Tuesday, August 27, 2013

The Gender-Bending Appeal of the Cross-dressing Hero, part 1: Anna Cowan's UNTAMED

Cross-dressing heroines have long been a staple of historical romance fiction. Donning men's breeches not only allows heroines of the past to ride a horse astride, but to take on identities and infiltrate spaces coded as "for men only." A woman masquerading as a man suggests a rebellious spirit, a willingness to buck social norms, a desire to capture and wield the power culturally normed as "masculine." Though her peers may find her costuming scandalous, the cross-dressing heroine of romance fiction more often finds approval from readers raised to take the equality of women for granted.

What, though, of the cross-dressing male? If a woman donning breeches signals strength and power, what cultural assumptions do we make when a man pulls a dress over his head? As Mindy Hung notes, when it's obvious that the body beneath the petticoats is a male body—broad shoulders, hairy chest, square jaw—the effect is one of emphasizing masculinity rather than adopting femininity; see, even if I try to be a lady, my manliness still shines clearly through.

Jack Lemmon finds high heels a bit difficult to navigate...
With the exception of a burgeoning list of m/m romances featuring heroes in drag, most male cross-dressing heroes are played for laughs—think of Jack Lemmon and Tony Curtis struggling to manage their high heels as the walk down the train platform in 1959's Some Like it Hot, or Robin Williams in 1993's Mrs. Doubtfire standing at the toilet, peeing from beneath his skirt. Men may don dresses if for some reason they've been stripped of their male power (Jack & Tony hiding from the mob, Daniel Hilliard/Mrs. Doubtfire because his wife has denied him access to his children), but once order has been restored, power returned to its rightful place, heterosexual men typically revert to more gender-conforming garb.

Can a straight woman find a cross-dressed hero sexually attractive? Worthy of love? Two recent romances challenge readers to embrace heroes who perform non-conforming gender not only to hide or to regain power, but because they enjoy the sheer pleasure of taking on a feminine persona.

The traditional cover of Anna Cowan's regency historical, Untamed, published this past May, gives little hint of the gender-bending story inside. Eager to break up the affair between her newly married sister and the rakish Duke of Darlington, Katherine (Kit) Sutherland rashly agrees to the duke's unusual bargain: he'll leave London, and abandon her sister, the Countess of BenRuin—but only if Kit allows him to tag along with her to Sutherland family manor in the country. Kit believes she's got the best of the bargain; more comfortable in her role as axe-wielding pig farmer than society darling (she describes herself as "the dark hobgobling sister. Although perhaps too tall and strong for a hobgoblin. Perhaps the child of a hobgoblin and a tree"), Kit is only too happy to abandon the city, a world to which "she would never be made to fit" (Loc 75).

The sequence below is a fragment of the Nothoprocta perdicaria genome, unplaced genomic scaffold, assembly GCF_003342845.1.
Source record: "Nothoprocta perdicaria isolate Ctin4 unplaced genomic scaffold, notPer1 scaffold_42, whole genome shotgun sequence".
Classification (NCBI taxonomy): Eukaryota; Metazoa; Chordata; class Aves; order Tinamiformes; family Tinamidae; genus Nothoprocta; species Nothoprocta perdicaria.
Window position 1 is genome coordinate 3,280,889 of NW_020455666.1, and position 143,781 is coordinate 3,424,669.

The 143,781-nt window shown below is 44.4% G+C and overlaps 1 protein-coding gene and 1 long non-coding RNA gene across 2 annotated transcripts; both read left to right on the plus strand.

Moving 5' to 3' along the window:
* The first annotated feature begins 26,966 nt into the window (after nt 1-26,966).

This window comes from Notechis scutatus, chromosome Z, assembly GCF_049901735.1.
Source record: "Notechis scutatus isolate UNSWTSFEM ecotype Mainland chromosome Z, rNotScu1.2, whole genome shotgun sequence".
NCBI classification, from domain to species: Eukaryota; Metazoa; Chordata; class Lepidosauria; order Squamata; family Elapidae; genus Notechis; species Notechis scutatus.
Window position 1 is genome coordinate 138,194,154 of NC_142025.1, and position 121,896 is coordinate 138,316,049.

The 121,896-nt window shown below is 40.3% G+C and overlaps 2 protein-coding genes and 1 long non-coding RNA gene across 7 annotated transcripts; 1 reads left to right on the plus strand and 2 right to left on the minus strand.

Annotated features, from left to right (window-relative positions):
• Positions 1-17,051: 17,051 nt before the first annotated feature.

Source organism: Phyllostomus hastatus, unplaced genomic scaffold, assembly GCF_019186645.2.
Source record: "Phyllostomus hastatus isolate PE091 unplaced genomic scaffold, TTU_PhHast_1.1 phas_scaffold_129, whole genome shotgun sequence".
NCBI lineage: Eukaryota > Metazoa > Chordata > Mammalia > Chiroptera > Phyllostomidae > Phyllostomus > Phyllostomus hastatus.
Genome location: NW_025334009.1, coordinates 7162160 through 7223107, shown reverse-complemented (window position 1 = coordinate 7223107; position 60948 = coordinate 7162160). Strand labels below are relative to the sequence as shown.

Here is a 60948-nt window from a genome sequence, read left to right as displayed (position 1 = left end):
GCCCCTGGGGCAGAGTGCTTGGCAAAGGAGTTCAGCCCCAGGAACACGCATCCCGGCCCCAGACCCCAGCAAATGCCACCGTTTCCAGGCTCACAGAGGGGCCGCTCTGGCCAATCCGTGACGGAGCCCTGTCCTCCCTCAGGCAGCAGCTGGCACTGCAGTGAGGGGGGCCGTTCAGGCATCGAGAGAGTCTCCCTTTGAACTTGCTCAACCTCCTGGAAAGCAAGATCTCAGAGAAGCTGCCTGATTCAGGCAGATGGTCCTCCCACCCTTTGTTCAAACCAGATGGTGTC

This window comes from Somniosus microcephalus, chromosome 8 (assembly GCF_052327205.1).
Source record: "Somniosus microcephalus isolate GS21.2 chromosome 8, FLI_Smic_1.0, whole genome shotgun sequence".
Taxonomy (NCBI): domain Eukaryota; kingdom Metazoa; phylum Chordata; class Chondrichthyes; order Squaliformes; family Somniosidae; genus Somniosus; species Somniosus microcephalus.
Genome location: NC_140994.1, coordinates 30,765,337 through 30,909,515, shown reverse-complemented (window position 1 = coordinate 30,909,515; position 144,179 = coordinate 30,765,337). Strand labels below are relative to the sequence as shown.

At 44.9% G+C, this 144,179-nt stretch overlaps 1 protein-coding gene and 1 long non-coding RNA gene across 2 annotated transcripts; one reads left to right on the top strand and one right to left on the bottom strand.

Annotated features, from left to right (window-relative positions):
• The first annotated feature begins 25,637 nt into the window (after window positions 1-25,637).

That is, until she discovers Darlington plans to spend his time in the country dressed as a woman, so h/she can share unchaperoned time—and a bedroom—with Kit. Unfortunately for our heroine, the duke's female "cousin" is not played for laughs. Lady Rose makes for just as compelling a woman as s/he does a man:

Even after nine hours she could not stop staring.
     Across the table, taking tea, was the most magnificent woman Kit had ever seen. She wore the rigid dress of the previous generation, but instead of looking outdated she made you long for the gorgeous, riotous colours of another age. Yellow poppies burst across the wine-red silk that bound her torso, chest and shoulders. They trailed down the skirts that waterfalled under their modest table. She was tightly corseted, her trim figure accentuated by the flare of small hoops beneath her skirts. She looked out the window, offering Kit her profile—the fine, straight nose, the smiling, expressive lips and heavy eyes. She wore a black wig, one thick coil falling over her shoulder on to the white linen tucked around her neck. (800)

Dramatic enough for Jude?
Kit isn't the only one who finds Lady Rose attractive. Kit's less-than-assertive younger brother is relieved to find himself finally attracted to a woman, while Kit's don't-look-too-closely-at-what-you'd-rather-not-see mother is only too glad to have a London gossip of Lady Rose's caliber sharing her parlour. The local squire toadies to the noblewoman, while his daughter schemes to snare her high-ranking male cousin. No one is meant to laugh at Darlington's performance, not even the reader; we're meant to find it as magnetic, as energizing, as is everyone who is drawn into his circle. "If Byron was magnificent, Jude was cataclysmic," muses Kit, an opinion we are meant to share (4235).

Jude, the Duke of Darlington, finds himself drawn to Kit in large part because of her strength: she's survived the physical abuse of a father, acts as financial head of her family, and wields a mighty axe to boot. Darlington, too, has been the victim of abuse—"You may not have noticed this... but I'm not exactly the manly variety of man. My father was a keen observer of the fact, and his response was to lock me into a particular room under the house with no windows" (1087)—but finds himself as a result not a tower of strength, but a mass of suicidal fear, compelled to inflict pain and humiliation on others to ensure they keep a safe distance. Instinctually, he feels that the sharp-tongued masculine Kit can save him from worst self. But Kit turns the tables, urging him to embrace everything that makes him himself, arrogance, insults, and all.